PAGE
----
I should say first that Carlton Towers is glorious. It is a magnificent house, the ancestral home of the Duke of Norfolk and can trace its roots back to the Domesday Book of 1086. Today's house (the residence of Lord Gerald Fitzalan Howard, a direct descendant of Edward I) dates back to early Jacobean times although much of it was built in the 19th century and is Victorian Gothic. It really is a spectacular building, set in 250 acres of land. You can see at first glance, especially once you've walked through the very beautiful Venetian drawing room, why it would be an excellent wedding venue, and indeed it does host a number of these. As we found out.

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Monday, 14 July 2014

An Amazing time In Northern France With School Part Two

As I explained in my last post, I went on a trip with the rest of my school year to Northern France (mainly Normandy and Brittany) to learn French, and had a fabulous time. Here are some more things that I really enjoyed...

The Chateau Of Fougères
The Beautiful Castle In Fougères
Fougères is a lovely town on the border of Normandy and Brittany, and it is fascinating - the castle was originally only a wooden fort, but was destroyed by King Henry II of England in 1166, and quickly rebuilt by Raoul II Baron de Fougères. The castle wasn't involved in the Hundred Years' War until 1449, when it was taken by surprise by an English mercenary. In 1488 the French troops won the castle back after a siege and the castle lost its military role. Today the castle belongs to the municipality and is one of Europe's largest medieval fortresses.

There is loads to see inside the castle, as there is just so much history to explore. We walked up one of the 13 towers and looked at the sublime views, before learning about what life was originally like in the castle and discovering cool facts about battle tactics. Something that really interested me was that French windows were slimmer than English ones, as they used crossbows for defence, whereas Englishmen used bows and arrows.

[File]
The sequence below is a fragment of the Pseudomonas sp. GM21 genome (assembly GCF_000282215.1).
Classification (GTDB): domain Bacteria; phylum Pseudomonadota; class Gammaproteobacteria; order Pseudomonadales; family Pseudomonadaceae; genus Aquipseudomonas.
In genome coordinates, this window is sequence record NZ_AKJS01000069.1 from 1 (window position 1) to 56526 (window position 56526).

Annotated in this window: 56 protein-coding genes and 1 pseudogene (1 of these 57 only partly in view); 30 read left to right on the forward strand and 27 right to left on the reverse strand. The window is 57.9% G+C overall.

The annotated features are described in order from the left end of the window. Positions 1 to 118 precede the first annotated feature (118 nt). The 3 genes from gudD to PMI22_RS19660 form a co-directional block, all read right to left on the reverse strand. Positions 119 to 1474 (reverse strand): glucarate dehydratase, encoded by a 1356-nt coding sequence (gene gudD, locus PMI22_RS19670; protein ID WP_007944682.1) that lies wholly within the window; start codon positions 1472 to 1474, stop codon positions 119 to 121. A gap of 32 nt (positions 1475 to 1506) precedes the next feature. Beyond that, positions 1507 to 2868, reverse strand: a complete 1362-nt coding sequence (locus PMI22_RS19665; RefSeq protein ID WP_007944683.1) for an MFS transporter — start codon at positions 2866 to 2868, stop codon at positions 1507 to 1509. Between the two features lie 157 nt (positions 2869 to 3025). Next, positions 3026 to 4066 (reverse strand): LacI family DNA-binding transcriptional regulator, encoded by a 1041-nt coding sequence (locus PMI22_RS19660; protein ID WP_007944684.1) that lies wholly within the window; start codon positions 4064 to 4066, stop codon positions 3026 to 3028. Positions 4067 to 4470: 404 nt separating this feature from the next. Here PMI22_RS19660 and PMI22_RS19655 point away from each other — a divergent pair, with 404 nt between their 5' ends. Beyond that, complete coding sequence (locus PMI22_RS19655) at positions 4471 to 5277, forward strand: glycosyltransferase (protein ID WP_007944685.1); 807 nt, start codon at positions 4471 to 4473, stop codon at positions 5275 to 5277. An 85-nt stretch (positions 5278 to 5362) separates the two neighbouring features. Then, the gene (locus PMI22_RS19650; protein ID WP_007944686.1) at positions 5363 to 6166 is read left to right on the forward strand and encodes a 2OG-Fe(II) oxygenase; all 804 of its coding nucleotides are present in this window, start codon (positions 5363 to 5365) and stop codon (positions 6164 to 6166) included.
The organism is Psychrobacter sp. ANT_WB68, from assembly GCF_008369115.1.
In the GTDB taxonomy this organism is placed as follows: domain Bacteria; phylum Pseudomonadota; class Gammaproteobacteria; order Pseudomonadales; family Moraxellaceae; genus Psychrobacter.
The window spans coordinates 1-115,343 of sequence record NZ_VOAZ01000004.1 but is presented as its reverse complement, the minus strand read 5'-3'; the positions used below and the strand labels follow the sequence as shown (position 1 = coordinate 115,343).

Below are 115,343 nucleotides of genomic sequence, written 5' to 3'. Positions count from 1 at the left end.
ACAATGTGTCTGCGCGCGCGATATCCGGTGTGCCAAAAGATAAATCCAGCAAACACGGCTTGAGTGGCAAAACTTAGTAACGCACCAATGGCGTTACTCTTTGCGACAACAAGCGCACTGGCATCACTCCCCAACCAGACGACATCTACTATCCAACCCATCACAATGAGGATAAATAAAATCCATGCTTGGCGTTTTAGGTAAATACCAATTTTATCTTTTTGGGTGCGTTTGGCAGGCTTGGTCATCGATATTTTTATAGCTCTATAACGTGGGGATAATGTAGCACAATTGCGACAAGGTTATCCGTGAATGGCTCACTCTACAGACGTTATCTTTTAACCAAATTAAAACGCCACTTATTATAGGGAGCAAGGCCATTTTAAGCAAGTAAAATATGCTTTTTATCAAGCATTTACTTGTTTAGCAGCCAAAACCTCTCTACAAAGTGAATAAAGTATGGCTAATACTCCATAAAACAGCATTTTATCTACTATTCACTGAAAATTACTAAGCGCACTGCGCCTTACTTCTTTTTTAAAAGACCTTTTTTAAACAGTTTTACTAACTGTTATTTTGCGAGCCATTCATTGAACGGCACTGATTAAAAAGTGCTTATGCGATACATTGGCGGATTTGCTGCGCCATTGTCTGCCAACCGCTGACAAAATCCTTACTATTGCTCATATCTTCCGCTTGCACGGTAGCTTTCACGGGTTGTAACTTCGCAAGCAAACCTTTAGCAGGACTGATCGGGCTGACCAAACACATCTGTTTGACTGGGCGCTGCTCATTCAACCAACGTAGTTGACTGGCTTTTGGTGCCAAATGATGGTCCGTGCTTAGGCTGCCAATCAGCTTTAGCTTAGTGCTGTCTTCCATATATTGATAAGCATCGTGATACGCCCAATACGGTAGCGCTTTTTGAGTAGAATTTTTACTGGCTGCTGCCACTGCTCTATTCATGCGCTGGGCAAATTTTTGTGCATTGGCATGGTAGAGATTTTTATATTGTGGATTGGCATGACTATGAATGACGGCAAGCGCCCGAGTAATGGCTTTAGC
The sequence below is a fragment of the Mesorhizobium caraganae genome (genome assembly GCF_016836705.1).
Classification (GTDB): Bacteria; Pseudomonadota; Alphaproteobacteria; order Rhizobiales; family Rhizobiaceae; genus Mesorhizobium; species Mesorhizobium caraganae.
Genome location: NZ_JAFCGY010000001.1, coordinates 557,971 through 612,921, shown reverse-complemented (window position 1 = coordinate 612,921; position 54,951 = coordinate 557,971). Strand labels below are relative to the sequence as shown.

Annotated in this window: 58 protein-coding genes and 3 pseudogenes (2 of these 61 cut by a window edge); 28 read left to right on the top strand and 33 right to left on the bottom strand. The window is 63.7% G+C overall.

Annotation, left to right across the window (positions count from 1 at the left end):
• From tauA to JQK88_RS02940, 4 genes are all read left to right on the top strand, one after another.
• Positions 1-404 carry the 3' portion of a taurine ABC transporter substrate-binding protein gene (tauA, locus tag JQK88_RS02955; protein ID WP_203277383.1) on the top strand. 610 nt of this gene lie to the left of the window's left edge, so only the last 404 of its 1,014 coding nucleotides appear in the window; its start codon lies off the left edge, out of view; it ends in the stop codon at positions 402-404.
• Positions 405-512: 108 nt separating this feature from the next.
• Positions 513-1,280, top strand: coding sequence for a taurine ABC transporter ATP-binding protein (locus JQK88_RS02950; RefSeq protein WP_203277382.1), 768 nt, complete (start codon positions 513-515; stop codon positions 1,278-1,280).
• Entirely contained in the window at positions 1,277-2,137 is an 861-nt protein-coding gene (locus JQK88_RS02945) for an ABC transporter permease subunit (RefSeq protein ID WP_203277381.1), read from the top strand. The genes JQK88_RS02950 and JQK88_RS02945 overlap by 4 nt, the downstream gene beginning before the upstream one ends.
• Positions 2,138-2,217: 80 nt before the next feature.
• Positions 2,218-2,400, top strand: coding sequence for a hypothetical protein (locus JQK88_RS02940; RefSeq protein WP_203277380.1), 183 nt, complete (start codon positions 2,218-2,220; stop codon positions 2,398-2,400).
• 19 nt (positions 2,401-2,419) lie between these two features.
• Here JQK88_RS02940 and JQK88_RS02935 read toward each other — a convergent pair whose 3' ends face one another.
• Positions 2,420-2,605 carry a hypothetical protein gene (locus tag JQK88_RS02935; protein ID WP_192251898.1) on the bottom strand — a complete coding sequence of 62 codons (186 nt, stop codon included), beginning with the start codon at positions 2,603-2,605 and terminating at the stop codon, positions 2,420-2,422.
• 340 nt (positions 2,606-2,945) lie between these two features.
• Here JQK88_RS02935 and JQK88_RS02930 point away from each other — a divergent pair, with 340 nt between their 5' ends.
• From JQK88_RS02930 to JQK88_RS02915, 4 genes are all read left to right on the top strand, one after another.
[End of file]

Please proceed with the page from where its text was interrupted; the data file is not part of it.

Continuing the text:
The castle also provides audio tours.

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Wednesday, 9 July 2014

An Amazing Time In Northern France With School (Part One)

 The Chateau
Zipwire
A few weeks ago, I had the amazing experience of going on a trip to Normandy with my school to learn French. We visited lots of wonderful places in Northern France, and here are my highlights from the trip...

Accommodation
Our year stayed at Chateau Beaumont, a lovely chateau built between 1837 and 1852. It is surrounded by loads of grass and places to explore, and on some afternoons we took part in fun activities, such as tir à l'arc (archery), tyrolienne (zip wire) and escrime (fencing). All of the instructors were so much fun, made us use French as much as possible and were really encouraging - so much so that they somehow managed to get me to climb all the way to the top of an incredibly difficult climbing wall!

Our room was nice, and actually very spacious for a group of ten people. I was lucky enough to be placed with my best friends, and we had a fabulous time together.